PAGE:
Just in case you haven’t heard, RapNet announced it will no longer list diamonds with EGL reports on their trading platform to eliminate possible confusion over grading standards. This action is, in part, due to the high profile lawsuits over grading discrepancies between different gemmological laboratories. Most people in the jewellery trade have strong opinions about the validity and reliability of grades from all labs and particularly the worldwide group of EGL labs. Many feel this ban comes as a welcome step in the right direction. This is not a new point of contention. More than a decade ago EGL USA unsuccessfully requested the U.S. Bureau of Customs and Border Protection to block the importation of stones with EGL International reports.
GIA created the grading nomenclature but never applied for copyright or trademark protection. This is understandable. If the terminology was proprietary and protected, GIA would need to license its use and continually re-certify the licensees; a logistical and expensive quagmire. So the nomenclature is open for anyone to use with needing to conform to the GIA grading standards. I can call a stone a G and someone else can call it an M and we both have the right to our opinions. This leads to confusion within the trade and an absolute nightmare to the poor consumer.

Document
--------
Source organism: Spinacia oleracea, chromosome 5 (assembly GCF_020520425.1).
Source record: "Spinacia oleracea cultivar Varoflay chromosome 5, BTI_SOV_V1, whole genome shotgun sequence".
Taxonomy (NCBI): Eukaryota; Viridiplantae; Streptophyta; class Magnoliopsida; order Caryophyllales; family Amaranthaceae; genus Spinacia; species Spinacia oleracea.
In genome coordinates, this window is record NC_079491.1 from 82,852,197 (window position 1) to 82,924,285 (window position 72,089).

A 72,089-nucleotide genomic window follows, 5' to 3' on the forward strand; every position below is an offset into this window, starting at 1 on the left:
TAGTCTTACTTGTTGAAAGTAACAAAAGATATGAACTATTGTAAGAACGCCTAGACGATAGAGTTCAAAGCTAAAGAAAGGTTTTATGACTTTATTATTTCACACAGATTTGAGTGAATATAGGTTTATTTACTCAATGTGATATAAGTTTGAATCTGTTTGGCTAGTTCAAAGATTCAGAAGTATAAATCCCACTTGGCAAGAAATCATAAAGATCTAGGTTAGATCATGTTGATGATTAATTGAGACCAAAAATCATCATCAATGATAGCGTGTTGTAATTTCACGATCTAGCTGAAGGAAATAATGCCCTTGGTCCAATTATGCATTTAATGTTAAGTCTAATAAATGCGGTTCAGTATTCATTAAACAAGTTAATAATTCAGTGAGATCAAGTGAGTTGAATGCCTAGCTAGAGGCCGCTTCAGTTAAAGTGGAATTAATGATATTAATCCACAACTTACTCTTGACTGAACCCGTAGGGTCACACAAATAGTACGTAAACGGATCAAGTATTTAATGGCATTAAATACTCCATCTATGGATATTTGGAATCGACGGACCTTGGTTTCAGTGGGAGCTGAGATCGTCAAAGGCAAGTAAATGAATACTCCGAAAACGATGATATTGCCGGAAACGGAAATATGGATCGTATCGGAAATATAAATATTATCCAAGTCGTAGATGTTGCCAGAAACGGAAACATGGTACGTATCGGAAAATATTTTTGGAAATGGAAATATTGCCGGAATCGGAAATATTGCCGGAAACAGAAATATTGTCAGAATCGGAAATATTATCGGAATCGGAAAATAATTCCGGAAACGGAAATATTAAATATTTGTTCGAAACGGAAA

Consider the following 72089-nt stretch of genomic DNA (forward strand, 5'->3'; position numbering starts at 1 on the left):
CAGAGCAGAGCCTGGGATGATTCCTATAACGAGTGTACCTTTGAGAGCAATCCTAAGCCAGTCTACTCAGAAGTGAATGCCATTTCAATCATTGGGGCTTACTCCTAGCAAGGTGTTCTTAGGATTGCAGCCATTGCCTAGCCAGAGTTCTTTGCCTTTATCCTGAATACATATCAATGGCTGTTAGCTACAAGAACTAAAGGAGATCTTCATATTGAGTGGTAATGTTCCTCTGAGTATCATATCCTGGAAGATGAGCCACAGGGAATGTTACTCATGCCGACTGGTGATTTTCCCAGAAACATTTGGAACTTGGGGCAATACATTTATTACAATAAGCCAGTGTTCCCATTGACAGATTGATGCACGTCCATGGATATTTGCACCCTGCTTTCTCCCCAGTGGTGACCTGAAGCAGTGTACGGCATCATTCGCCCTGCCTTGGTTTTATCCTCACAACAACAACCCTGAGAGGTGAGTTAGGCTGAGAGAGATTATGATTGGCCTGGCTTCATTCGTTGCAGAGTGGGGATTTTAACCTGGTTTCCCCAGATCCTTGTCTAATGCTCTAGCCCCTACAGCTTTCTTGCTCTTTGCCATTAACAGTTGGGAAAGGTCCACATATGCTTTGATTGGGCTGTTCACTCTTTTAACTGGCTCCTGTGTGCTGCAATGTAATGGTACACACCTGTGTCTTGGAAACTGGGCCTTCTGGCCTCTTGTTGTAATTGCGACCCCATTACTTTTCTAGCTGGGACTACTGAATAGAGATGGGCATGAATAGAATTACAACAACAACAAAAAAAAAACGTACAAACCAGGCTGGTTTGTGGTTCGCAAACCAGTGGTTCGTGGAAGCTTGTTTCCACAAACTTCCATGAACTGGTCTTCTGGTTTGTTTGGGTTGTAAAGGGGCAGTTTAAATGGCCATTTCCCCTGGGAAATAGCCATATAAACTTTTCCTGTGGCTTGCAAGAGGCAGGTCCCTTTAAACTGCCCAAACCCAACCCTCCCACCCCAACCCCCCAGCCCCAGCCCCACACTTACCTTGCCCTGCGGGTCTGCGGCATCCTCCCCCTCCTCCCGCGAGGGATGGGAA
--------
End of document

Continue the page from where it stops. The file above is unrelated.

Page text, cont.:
Diamond grading reports are based on human evaluation and are subject to human errors. They are an opinion and not a hard fact. Virtually all labs have disclosure statements that state they are not responsible for errors or differing opinions and will not stand behind their grades. The final burden of responsibility falls on the seller of the stone and not the lab. As in the Genesis Jeweller’s case, it is the retailer that gets sued while the lab gets off the hook.
Perhaps it is time to hold gemmological grading labs responsible for their opinions. We pay good money for their opinion and make financial decisions based on that opinion; decisions that could have tens of thousands of dollars difference over a few grades. Yet in the long run the reports are only worth the paper they are printed on. If they are wrong it is your problem, not theirs. You pay your money, you take the chances.
There is talk about establishing international diamond grading standards but that leads to other problems. We need to answer the questions of whose standards and who will enforce those standards before we can even think of correcting this situation.
Automated grading and new nomenclature could be an answer. We are part of the way there with laser mapping of diamond dimensions. We have colorimeters to help determine a colour grade but they are not completely consistent and can be fooled rather easily. So far there are no working devices to grade clarity. Technology will eventually get us there but we still have a long way to go.
Until then it is up to the jeweller to educate their customers on different grading standards at different labs. They also need to educate themselves enough to have confidence in their own grading abilities. After all, the jewellers are the ones holding the final responsibility… not the labs.